Yesterday a U.S. judge ruled that Norwegian Cruise Line Holdings (NCLH) can require passengers to show documentation confirming their coronavirus vaccination status before boarding a ship.
In a preliminary ruling, U.S. District Judge Kathleen Williams sided with Norwegian in its argument that DeSantis’ much-hyped but unpopular law banning so-called vaccine passports jeopardizes public health and is an unconstitutional infringement on Norwegian’s rights.
Florida is not only far and away the epicenter of the “pandemic of the unvaccinated” in the United States, it has one of the highest infection rates on the planet. If the Sunshine State were a country, it would be no. 2 in the world, behind only the island of St. Barts, according to data from the Brown School of Public Health.
Florida is currently recording an average of 148.2 new daily Covid-19 infections per 100,000 people, according to Brown University data. That’s a 38% jump in one week, following a 59% jump the previous week. Florida’s transmission rate is six times the threshold of what health officials consider a “very high” rate of spread.
DeSantis has fought tooth and nail to prohibit cruise lines from requiring passengers sailing from Florida to show proof of their vaccination status. And he has kept cruise lines from defying his law by threatening fines of $5,000 per passenger, potentially adding up to millions of dollars per cruise.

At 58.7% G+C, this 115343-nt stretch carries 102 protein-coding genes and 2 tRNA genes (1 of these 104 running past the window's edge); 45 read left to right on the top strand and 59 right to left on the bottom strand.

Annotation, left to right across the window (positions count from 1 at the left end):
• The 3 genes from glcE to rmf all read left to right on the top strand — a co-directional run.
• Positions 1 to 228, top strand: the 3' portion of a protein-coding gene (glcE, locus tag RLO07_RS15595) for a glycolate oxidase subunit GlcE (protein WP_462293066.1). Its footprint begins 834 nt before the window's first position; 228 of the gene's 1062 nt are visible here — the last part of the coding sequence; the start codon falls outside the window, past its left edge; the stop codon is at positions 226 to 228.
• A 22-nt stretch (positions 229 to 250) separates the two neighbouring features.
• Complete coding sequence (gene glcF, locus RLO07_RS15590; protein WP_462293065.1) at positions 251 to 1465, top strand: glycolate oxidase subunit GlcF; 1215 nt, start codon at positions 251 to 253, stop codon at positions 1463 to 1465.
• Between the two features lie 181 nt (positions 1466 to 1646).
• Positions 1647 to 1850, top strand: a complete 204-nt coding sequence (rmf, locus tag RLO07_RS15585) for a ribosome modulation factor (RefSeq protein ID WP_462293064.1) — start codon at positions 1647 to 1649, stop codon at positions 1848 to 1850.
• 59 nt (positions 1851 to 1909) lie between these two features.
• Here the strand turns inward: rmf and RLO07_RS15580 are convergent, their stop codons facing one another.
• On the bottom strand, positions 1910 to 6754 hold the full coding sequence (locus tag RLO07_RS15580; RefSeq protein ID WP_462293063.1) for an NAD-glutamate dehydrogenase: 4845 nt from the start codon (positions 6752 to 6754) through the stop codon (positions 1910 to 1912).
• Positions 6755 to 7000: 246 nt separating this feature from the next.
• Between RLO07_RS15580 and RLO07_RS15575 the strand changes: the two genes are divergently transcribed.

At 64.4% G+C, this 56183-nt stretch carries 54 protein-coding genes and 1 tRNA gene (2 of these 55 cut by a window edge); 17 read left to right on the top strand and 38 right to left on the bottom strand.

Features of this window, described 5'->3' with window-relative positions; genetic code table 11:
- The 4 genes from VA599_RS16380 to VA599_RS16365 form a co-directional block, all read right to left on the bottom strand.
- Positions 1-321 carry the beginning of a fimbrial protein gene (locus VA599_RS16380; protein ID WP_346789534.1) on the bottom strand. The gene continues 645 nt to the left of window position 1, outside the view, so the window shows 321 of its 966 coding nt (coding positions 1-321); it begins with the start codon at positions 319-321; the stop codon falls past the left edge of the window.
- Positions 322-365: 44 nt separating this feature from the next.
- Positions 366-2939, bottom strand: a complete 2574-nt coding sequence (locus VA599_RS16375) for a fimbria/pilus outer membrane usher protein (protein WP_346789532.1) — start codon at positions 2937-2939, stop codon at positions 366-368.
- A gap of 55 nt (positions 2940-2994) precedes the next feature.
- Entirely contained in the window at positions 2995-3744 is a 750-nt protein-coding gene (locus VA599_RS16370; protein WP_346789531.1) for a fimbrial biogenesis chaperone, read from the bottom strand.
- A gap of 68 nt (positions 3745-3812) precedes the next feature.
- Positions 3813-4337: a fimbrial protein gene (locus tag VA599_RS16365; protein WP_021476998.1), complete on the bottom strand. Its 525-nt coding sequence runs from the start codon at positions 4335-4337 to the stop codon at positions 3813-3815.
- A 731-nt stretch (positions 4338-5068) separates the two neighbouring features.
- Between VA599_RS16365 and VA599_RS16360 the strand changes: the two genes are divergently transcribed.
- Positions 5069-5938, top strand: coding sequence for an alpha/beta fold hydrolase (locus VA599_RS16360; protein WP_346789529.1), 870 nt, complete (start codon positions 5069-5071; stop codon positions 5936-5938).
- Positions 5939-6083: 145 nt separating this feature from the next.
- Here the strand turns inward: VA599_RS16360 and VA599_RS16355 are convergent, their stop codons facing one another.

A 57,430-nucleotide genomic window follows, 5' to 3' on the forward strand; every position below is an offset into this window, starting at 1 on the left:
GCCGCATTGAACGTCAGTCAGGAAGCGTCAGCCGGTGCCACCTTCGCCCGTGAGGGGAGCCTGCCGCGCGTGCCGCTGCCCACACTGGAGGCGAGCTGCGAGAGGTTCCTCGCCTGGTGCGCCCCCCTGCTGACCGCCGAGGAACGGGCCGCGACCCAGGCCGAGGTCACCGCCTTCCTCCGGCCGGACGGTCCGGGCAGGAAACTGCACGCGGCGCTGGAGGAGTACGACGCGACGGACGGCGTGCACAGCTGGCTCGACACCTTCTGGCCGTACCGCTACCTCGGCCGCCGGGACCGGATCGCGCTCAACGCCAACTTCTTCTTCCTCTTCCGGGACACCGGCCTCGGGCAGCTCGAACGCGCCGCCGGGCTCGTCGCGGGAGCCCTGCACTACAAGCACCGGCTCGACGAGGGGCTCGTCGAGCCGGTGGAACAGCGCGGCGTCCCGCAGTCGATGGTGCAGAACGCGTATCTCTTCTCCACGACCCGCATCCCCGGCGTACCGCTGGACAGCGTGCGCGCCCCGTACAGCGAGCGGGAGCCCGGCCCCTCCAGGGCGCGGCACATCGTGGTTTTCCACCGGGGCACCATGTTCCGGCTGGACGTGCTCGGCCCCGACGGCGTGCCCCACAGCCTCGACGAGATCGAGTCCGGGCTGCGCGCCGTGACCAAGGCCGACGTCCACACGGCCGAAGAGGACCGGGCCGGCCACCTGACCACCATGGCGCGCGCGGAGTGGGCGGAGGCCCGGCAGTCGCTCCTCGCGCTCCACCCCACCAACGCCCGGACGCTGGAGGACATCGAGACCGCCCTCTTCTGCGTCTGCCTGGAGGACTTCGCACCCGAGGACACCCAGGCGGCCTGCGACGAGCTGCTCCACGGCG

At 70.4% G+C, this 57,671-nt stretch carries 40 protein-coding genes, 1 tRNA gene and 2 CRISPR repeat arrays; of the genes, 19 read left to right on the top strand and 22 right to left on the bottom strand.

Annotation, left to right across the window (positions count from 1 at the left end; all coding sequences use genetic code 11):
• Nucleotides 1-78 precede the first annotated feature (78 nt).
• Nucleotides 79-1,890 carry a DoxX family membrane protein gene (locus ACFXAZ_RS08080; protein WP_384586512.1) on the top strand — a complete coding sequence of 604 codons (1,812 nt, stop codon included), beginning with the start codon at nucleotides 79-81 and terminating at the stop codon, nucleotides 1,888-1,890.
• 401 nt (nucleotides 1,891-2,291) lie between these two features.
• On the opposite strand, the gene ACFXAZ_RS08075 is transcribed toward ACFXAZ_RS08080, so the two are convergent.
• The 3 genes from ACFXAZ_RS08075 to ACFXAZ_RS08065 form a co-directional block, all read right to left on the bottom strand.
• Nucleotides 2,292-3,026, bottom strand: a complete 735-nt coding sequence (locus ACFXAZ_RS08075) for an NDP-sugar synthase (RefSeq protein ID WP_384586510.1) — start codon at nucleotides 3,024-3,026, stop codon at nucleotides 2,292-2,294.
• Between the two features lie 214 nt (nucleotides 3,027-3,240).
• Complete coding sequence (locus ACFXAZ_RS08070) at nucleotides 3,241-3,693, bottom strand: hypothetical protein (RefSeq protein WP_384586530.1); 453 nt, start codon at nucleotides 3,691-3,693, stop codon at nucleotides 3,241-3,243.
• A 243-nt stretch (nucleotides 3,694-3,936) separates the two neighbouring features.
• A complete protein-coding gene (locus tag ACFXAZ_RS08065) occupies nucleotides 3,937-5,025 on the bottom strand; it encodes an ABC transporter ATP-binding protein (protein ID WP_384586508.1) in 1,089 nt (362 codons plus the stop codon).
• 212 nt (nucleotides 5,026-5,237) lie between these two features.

Norwegian has not wavered from its commitment to operating its cruises with a 100% vaccinated crew and passengers through at least October 31, 2021. In a statement, NCLH said this ruling paves the way for its three brands — Norwegian Cruise Line, Oceania Cruises and Regent Seven Seas Cruises — to demand that passengers prove their vaccination status.
In its court filing, the company noted that surveys have shown that cruise fans overwhelmingly support vaccination mandates. A May 2021 survey of over 5,000 readers of CruiseCritic.com, a popular Tripadvisor-owned cruise review site, found that more than 80% of likely cruisers prefer to resume sailing on ships that mandate vaccinations. Respondents said they would feel more safe sailing with vaccinated travelers and wanted a more traditional cruise experience, without masks, social distancing, or testing requirements.
“The health and safety of our guests, crew and the communities we visit is our number one priority, today, tomorrow and forever,” said Frank Del Rio, CEO of Norwegian Cruise Line Holdings. “It’s not a slogan or a tagline, we fiercely mean it and our commitment to these principles is demonstrated by the lengths our company has gone through to provide the safest possible cruise experience from Florida.”
“We want nothing more than to sail from Miami, the ‘Cruise Capital of the World,’ and from the other fabulous Florida ports and we welcome today’s ruling that allows us to sail with 100% fully vaccinated guests and crew which we believe is the safest and most prudent way to resume cruise operations amid this global pandemic,” said Del Rio.
Norwegian Cruise Line’s first sailing from Florida will take place next Sunday when the Norwegian Gem departs from Miami.